• Toli, Elisavet A.; Noreikiene, Kristina; De Faveri, Jacquelin; Merila, Juha (2017)
    Evidence for phenotypic plasticity in brain size and the size of different brain parts is widespread, but experimental investigations into this effect remain scarce and are usually conducted using individuals from a single population. As the costs and benefits of plasticity may differ among populations, the extent of brain plasticity may also differ from one population to another. In a common garden experiment conducted with three-spined sticklebacks (Gasterosteus aculeatus) originating from four different populations, we investigated whether environmental enrichment (aquaria provided with structural complexity) caused an increase in the brain size or size of different brain parts compared to controls (bare aquaria). We found no evidence for a positive effect of environmental enrichment on brain size or size of different brain parts in either of the sexes in any of the populations. However, in all populations, males had larger brains than females, and the degree of sexual size dimorphism (SSD) in relative brain size ranged from 5.1 to 11.6% across the populations. Evidence was also found for genetically based differences in relative brain size among populations, as well as for plasticity in the size of different brain parts, as evidenced by consistent size differences among replicate blocks that differed in their temperature.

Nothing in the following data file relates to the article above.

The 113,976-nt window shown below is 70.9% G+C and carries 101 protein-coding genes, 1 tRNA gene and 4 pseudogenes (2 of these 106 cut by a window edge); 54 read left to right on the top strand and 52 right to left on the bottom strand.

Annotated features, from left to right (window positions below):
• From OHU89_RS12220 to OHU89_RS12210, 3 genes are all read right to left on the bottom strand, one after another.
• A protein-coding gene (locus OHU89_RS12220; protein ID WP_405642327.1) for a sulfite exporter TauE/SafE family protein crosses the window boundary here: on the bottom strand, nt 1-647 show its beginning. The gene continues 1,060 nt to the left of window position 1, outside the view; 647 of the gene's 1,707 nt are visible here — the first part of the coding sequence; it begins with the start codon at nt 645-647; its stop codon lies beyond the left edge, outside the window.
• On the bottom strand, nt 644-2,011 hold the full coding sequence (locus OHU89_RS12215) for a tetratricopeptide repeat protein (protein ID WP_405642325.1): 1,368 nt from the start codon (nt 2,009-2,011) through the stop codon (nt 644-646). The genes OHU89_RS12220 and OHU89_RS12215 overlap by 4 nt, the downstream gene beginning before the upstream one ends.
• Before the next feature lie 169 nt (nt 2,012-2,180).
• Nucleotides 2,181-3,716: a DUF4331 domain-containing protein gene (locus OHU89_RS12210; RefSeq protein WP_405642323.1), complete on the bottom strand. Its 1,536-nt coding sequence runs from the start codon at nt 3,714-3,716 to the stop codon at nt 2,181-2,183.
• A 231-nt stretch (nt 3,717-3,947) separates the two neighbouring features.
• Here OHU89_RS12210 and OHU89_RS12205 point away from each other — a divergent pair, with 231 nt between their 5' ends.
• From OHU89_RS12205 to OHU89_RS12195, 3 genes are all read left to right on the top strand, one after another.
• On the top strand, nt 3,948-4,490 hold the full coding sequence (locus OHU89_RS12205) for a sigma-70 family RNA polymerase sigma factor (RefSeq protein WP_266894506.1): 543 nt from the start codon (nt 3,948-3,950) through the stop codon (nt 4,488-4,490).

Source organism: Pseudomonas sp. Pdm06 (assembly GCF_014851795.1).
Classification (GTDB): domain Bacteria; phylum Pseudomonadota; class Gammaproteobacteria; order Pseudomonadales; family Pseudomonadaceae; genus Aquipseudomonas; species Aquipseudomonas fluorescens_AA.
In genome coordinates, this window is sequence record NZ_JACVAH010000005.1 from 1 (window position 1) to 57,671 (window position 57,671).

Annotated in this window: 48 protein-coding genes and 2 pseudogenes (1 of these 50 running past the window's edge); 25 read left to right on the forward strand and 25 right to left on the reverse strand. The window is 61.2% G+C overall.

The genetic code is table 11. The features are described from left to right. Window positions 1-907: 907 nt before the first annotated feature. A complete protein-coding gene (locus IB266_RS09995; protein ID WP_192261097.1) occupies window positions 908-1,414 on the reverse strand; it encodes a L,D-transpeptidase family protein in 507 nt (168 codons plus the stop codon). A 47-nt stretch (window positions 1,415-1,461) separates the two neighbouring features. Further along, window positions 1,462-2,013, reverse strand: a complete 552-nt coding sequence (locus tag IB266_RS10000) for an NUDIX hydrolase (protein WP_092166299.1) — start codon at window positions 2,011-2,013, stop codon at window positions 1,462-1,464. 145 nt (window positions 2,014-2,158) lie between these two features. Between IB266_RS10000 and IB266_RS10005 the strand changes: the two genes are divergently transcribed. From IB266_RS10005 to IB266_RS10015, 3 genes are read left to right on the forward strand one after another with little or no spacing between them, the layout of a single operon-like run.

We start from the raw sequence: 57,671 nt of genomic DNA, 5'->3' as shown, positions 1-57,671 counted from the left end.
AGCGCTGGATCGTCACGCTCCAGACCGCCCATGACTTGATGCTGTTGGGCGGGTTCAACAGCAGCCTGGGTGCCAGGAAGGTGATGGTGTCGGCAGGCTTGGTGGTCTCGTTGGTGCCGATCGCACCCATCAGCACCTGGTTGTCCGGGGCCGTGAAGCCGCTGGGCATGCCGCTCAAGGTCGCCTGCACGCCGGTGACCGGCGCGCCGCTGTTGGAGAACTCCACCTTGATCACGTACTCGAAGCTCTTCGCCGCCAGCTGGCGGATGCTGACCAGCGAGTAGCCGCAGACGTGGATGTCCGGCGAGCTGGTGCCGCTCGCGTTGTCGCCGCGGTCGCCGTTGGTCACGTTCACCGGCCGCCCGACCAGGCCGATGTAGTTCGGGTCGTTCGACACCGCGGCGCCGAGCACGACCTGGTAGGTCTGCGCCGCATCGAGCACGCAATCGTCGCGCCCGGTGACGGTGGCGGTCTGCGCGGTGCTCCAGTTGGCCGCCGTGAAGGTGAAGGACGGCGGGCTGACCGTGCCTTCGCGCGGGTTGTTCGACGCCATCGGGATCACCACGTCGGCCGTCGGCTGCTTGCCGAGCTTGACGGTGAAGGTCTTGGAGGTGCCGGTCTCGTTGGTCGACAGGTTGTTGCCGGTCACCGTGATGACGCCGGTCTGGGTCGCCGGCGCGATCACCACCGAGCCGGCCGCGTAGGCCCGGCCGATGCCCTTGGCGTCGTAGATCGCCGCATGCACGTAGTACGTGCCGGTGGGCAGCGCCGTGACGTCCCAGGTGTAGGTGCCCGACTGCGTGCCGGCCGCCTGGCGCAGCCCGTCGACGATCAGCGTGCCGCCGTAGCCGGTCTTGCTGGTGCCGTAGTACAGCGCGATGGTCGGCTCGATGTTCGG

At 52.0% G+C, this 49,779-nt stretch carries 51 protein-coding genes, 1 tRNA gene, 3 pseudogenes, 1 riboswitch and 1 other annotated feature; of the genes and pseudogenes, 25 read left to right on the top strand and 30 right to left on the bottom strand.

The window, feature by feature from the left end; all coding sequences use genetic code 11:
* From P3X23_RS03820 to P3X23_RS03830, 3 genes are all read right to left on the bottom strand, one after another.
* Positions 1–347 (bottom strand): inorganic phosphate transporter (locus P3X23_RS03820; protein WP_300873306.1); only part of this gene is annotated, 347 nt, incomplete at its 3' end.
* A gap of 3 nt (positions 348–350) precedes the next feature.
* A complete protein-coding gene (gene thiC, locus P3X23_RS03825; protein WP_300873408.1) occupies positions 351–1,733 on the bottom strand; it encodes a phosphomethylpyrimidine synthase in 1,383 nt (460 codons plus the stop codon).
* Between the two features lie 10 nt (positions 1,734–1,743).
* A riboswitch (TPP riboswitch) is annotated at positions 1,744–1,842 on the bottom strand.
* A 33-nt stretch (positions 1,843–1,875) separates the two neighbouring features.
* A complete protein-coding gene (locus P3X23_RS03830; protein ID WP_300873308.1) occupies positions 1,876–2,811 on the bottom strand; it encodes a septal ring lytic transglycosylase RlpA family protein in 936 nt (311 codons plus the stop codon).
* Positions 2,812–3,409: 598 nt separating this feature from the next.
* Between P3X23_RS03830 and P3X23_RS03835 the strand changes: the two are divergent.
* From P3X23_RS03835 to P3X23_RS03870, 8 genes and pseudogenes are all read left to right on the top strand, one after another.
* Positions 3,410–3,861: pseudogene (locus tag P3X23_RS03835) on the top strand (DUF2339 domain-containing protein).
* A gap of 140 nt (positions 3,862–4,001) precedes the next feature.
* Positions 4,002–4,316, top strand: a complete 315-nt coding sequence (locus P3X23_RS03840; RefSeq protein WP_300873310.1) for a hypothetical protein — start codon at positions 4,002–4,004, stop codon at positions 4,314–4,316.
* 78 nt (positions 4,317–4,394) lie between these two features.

• Tibblin, Petter; Hall, Marcus; Svensson, P. Andreas; Merila, Juha; Forsman, Anders (2020)